LJWorld.com weblogs Lighting of the new tennis courts
New tennis courts on Greever Terrace
After attending the public meeting last week about the lighting of the new tennis courts, I would like to comment. Let me clarify upfront, I live in the Centennial Neighborhood and have for over 30 years. The presenter from Parks and Rec stated that the courts are moving just one block south, but we have a "new set of neighbors". This means to me that he perceives the neighbors as the problem. I would like to point out the physical differences of the two sites.
- The courts at their previous location (on 21st Street) had a larger setback from houses adjacent to the courts. A large swall of mature plantings divided the houses and the courts.
- 21st Street is a major street; Greever is a small residential street that already services Centennial Virtual School, baseball parking and high school parking as well as the tennis court parking.
- The courts on 21st Street had restroom facilities. Porta potties are planned for the Greever site.
- The previous site had a drinking fountain; none on the new site.
- On the Greever site, a large 6' retaining wall seperates the elevated courts and the yard of the neighbor. Nothing seperates the yard of the neighbor on the south side of the courts (although fencing and landscaping has been promised since the start of the project.) Foot traffic as well a bike traffic is frequent on the small open area on the west side of the courts and visual and physical access of the yards is easy. Drainage was an issue and we are told that has finally been corrected. The first spring rain will answer that question. Bleachers for spectators, by the way, are at the end of the courts, not on the side where one would generally like to watch a tennis match.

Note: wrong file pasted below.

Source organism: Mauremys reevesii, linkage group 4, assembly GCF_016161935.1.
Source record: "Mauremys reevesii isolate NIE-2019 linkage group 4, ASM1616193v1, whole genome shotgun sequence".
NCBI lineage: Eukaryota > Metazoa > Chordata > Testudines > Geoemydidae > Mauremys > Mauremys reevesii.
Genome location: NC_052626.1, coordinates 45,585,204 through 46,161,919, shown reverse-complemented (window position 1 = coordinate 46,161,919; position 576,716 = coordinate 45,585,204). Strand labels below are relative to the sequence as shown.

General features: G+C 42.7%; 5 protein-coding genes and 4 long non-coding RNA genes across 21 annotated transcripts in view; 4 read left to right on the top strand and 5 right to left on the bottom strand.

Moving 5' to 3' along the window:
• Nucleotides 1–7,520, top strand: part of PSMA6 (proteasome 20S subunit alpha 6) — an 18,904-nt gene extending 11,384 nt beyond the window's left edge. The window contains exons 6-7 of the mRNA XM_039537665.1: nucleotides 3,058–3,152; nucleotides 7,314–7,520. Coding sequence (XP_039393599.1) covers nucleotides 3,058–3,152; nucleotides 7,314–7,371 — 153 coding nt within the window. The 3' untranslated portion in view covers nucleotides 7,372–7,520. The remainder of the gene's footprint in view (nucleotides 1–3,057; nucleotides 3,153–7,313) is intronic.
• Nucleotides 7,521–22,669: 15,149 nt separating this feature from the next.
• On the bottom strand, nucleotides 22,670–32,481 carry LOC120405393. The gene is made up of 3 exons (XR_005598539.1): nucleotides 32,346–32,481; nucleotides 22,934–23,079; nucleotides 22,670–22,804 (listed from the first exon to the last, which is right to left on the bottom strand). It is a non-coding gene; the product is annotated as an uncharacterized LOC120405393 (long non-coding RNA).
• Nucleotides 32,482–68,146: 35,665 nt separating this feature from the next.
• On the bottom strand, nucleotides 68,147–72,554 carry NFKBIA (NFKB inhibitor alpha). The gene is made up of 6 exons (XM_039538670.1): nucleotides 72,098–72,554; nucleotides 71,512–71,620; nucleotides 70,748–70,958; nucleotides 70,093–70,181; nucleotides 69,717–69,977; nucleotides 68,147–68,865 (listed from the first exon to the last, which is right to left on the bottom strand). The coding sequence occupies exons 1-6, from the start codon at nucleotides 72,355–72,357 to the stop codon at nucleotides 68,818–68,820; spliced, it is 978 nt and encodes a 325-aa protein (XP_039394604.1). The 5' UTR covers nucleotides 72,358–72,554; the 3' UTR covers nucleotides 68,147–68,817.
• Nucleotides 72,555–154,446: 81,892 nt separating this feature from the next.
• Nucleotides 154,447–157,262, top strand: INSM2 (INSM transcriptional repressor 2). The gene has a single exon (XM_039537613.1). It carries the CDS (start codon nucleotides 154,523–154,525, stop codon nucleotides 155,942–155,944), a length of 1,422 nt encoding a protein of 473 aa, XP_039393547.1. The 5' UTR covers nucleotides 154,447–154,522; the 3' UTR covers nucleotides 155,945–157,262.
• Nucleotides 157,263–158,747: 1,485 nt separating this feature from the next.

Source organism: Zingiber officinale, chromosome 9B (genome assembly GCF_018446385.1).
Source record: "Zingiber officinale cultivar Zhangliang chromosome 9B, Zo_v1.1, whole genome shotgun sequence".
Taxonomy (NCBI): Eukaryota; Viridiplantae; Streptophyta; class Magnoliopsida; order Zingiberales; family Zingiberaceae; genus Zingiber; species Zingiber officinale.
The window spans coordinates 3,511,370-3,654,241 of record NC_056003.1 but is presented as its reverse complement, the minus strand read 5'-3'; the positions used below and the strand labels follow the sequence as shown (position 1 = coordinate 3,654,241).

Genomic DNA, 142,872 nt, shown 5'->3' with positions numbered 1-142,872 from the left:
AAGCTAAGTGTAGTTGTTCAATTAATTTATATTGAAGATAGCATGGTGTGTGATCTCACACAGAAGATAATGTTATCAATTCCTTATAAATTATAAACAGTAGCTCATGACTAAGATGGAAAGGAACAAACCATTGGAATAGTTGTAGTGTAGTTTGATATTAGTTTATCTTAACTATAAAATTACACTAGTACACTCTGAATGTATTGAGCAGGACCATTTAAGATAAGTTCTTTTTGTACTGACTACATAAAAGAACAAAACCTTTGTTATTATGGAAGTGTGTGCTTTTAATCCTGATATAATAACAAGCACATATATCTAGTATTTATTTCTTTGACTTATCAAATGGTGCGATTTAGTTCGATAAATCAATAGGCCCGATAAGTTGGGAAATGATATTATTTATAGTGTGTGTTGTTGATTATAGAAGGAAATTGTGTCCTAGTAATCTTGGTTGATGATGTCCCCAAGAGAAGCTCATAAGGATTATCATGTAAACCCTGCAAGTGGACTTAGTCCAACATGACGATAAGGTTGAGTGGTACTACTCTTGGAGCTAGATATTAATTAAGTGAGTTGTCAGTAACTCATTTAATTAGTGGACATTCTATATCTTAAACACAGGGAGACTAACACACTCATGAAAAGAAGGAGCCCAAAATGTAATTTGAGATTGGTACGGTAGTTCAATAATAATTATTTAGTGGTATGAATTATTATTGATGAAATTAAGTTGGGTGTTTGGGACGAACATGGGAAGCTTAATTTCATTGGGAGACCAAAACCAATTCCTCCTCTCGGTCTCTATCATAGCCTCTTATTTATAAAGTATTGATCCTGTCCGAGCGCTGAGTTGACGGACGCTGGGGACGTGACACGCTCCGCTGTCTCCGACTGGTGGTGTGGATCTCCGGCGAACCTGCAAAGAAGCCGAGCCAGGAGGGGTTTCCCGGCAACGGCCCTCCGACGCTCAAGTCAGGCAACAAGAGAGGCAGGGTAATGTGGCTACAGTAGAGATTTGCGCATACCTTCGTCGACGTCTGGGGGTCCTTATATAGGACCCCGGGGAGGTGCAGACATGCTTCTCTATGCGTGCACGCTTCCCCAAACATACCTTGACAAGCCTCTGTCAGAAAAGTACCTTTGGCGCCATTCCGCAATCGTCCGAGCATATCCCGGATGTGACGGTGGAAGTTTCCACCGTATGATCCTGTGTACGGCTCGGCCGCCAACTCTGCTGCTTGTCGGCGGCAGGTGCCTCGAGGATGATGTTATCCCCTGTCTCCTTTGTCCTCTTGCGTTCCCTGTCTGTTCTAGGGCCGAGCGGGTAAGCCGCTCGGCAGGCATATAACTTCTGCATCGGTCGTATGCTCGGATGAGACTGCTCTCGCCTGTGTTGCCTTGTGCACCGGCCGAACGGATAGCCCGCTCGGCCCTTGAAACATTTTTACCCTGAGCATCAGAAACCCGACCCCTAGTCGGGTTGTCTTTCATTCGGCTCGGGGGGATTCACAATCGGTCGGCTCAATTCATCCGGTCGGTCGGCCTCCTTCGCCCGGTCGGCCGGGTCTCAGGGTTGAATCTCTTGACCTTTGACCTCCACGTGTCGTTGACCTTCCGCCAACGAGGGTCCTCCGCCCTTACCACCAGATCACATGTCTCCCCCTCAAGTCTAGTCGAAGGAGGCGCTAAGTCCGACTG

- When the courts were located on 21st Street , it was the only lighted facility. People in the neighborhood now deal with lights from the stadium, soccer field, softball field and baseball field. Parks and Recreation officials admit that the new tennis court lights would far exceed the restriction standards for lighting in a residential area, but say that recreational facilities do not have that restriction.
- On another note, the facility is being touted as "public courts"; The Lawrence Tennis Association (LTA) said at the public meeting they will be using them for league play 4 nights a week. They also have a Saturday league and instructional leagues, as well a tournaments. I know the LTA generates money from it's activities, but do not know if they pay the city for use of the facilities.
Why is the city so willing to spend tens of thousands of dollars on a facility that was so poorly designed and constructed and will really not meet their needs until further improvements are made? Several alternatives sites with willing providers were suggested at the meeting.